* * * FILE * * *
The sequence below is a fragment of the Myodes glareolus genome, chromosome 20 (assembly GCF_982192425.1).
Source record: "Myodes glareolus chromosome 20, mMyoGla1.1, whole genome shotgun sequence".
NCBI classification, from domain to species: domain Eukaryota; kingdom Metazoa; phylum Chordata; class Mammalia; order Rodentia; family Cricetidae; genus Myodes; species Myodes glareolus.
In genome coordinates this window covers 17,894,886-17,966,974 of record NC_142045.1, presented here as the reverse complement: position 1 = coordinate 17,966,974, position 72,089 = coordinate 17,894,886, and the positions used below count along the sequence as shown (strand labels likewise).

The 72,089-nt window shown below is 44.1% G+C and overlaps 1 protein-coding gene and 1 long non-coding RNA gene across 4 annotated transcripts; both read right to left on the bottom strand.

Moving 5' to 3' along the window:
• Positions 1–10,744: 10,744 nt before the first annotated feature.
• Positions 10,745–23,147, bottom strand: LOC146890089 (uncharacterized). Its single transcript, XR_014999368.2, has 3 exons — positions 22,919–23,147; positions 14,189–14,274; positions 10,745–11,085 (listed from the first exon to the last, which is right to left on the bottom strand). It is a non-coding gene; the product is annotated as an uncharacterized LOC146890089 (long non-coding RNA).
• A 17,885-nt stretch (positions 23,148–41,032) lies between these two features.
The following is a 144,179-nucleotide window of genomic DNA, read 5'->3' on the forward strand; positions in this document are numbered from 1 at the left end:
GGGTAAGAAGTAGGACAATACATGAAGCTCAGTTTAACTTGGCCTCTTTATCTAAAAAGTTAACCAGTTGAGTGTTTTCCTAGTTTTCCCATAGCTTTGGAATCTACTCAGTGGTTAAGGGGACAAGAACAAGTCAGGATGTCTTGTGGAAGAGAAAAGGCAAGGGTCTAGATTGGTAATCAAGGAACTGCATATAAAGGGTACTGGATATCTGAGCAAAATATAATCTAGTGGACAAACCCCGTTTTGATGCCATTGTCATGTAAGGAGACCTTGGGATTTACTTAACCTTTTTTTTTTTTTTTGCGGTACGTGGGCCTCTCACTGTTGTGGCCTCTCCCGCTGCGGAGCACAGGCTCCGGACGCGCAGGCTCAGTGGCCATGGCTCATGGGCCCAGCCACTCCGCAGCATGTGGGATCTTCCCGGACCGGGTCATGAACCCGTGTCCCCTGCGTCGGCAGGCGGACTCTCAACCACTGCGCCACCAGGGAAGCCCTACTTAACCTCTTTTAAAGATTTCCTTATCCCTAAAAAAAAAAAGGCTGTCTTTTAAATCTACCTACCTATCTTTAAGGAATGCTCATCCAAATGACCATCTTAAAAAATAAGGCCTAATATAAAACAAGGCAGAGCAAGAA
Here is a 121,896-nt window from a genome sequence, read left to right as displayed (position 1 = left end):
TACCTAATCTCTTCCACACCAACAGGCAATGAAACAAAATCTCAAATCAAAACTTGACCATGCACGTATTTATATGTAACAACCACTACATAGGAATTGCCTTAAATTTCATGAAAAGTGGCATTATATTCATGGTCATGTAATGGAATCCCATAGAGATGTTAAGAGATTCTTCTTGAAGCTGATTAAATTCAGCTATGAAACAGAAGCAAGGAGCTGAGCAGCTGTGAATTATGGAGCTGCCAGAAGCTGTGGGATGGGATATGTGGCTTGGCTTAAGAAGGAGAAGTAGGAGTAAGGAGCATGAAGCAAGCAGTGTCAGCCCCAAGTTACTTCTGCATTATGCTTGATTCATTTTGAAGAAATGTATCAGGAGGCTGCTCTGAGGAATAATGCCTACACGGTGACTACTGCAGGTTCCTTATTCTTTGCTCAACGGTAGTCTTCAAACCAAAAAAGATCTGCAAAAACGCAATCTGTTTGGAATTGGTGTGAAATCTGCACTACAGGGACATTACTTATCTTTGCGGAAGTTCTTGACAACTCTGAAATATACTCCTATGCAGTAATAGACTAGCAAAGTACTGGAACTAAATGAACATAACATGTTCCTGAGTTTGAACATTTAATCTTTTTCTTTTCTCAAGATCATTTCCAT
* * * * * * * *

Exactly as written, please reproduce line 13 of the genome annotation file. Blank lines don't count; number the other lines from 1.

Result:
TACCTAATCTCTTCCACACCAACAGGCAATGAAACAAAATCTCAAATCAAAACTTGACCATGCACGTATTTATATGTAACAACCACTACATAGGAATTGCCTTAAATTTCATGAAAAGTGGCATTATATTCATGGTCATGTAATGGAATCCCATAGAGATGTTAAGAGATTCTTCTTGAAGCTGATTAAATTCAGCTATGAAACAGAAGCAAGGAGCTGAGCAGCTGTGAATTATGGAGCTGCCAGAAGCTGTGGGATGGGATATGTGGCTTGGCTTAAGAAGGAGAAGTAGGAGTAAGGAGCATGAAGCAAGCAGTGTCAGCCCCAAGTTACTTCTGCATTATGCTTGATTCATTTTGAAGAAATGTATCAGGAGGCTGCTCTGAGGAATAATGCCTACACGGTGACTACTGCAGGTTCCTTATTCTTTGCTCAACGGTAGTCTTCAAACCAAAAAAGATCTGCAAAAACGCAATCTGTTTGGAATTGGTGTGAAATCTGCACTACAGGGACATTACTTATCTTTGCGGAAGTTCTTGACAACTCTGAAATATACTCCTATGCAGTAATAGACTAGCAAAGTACTGGAACTAAATGAACATAACATGTTCCTGAGTTTGAACATTTAATCTTTTTCTTTTCTCAAGATCATTTCCAT